The Little Red Box of Protest Songs (Proper Box 805520021470)
The Little Red Box of Protest Songs, pays tribute to the Wobblie’s publication, The Little Red Song Book, twenty four poems set to hymns in order to spread the message of the International Workers of the World Union, now in its centennial year and continuing to inspire.
In the folk tradition, the box set borrows the subtitle – To Fan the Flames of Discontent but this is where the similarity ends and the legacy is picked up. There’s no Internationale, no Red Flag and no Solidarity Forever. Compiler Russell Beecher acknowledges the path beaten by Joe Hill but instead turns his focus to both the blues men of Chicago and the New York folk scene of the 1940’s and those who gravitated there, most notably, Pete Seeger, Woody Guthrie and Leadbelly. People who were amongst, folk singers and left wing intellectuals and who recognized the subversive power of the song and were themselves personally inspired by the IWW’s Little Red Book.
Whereas the latter concentrated on union and labor songs, The New York scene broadened the catalogue of protest songs to reflect the changing times and politics. Bank crashes, miscarriages of justices, the rise of fascism, threat of atomic bombs, strikes, destitute farmers and hungry workers are all here against a backdrop of blues, country, hillbilly yodeling, banjo picking and hootenannies.
Sixty songs are, subdivided into three CD’s, The House I Live In, Patriotic Diggers and We Shall Be Free. If not rarities, they are all treasures that paint a picture of this particular time in American history. Highlights of the first collection of songs have to include the Alfred Hayes poem set to music by Earl Robinson recounting the work of Joe Hill and the miscarriage of justice that resulted in his execution by firing squad as he refused to admit the real reason he suffered a shotgun wound.
Then there’s Bob Miller’s “Bank Failures”, written in the 1930’s …
By skipping we saved a few dollars
Put ‘em in a big bank vault
Something is wrong
Cause the money is gone
And it certainly isn’t our fault
We gotta break our backs and continue paying tax
Good people we’re a bloat upset
Just why our money went bye bye no one seems to explain.
Play this back to back with Brownie McGhee’s, piano driven boogie, “ High Price Blues” from the second c.d. and we could easily be in 2009.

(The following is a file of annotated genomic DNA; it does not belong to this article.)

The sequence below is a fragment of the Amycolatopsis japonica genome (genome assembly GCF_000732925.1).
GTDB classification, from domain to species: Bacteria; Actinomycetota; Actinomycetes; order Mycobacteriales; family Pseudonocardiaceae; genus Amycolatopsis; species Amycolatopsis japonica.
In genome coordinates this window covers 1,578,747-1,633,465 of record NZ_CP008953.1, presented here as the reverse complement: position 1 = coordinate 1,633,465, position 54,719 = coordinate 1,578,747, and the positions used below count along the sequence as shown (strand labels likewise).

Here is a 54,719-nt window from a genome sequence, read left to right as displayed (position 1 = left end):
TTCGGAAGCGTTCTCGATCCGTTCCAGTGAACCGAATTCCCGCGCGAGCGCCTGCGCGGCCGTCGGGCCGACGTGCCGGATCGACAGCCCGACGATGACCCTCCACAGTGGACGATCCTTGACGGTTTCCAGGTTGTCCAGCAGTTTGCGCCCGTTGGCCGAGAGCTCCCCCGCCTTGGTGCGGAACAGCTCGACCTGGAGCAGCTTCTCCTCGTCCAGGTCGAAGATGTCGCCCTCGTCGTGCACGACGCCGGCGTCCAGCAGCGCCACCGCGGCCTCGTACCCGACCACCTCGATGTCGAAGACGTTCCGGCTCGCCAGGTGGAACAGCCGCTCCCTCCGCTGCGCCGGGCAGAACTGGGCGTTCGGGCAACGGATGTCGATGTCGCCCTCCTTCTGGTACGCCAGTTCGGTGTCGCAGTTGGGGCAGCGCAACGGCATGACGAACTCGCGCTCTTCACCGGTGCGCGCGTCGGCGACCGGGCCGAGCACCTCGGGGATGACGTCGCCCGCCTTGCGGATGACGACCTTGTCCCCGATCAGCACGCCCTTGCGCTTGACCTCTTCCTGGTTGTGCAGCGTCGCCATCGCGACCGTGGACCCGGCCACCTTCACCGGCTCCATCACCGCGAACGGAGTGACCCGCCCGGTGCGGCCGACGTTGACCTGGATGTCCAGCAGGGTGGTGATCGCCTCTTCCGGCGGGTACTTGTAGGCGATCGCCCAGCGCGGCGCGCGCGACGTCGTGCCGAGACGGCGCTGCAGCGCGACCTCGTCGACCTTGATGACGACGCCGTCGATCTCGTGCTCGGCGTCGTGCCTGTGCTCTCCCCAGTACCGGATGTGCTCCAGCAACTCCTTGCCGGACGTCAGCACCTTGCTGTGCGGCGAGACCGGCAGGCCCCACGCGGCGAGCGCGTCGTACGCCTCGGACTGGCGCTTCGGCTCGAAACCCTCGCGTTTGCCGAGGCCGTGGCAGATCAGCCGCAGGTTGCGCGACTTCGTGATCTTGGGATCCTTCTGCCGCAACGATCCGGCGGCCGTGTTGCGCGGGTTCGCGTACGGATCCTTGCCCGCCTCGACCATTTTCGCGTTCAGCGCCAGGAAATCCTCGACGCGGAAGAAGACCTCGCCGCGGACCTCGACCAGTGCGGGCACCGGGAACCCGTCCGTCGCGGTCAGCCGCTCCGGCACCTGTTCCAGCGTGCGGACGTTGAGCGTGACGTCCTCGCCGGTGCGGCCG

The Proper Box fired my interest in this era of American history and the legacy of Joe Hill leaving me “googling” for more about the Little Red Song Book that started it all.
The third CD opens with another New York connection, the home city of Jewish high school teacher, Abel Meeropol, who wrote Strange Fruit. A personal expression of his horror over the lynching of two black men in Indiana. Although his wife, Laura Duncan, sung it many times, the version on this compilation is sung by Josh White. An advocate for civil rights, Josh’s work with the Carolinians, the Almanac Singers, Woody Guthrie, Paul Robeson and Leadbelly placed him firmly amongst the group of protest artists making waves.
The accompanying booklet has thirty two pages devoted to artist biographies, photographs and a background to “the scene”. Potted histories of the Joe Hill legacy and the music of the Wobblies, precede a documentation of key events in Pete Seeger’s career. His time with the Almanac Singers then The Weavers culminating with the activities of the “House Un-American Activities Committee” who accused him of corrupting American youth and attempting to spread communism through folk songs. Indeed the DVD in the box set contains archive footage from the committee with a woman wearing horn rimmed jewel encrusted spectacles that would make Dame Edna Everage, green with envy. Alan Lomax also gets a mention along with the People’s Songs.
A notable lack of women singers creates the only disappointment Laura Duncan and Aunt Molly Jackson, the only ones to have got a look in on this compilation, we should have had more. Other than that, a thoroughly engaging weekend of music. The Proper Box fired my interest in this era of American history and the legacy of Joe Hill leaving me “googling” for more about the Little Red Song Book that started it all. Three CD’s, a DVD and a comprehensive history of the era all for less than the price of a regular CD, this has got to be a winner.
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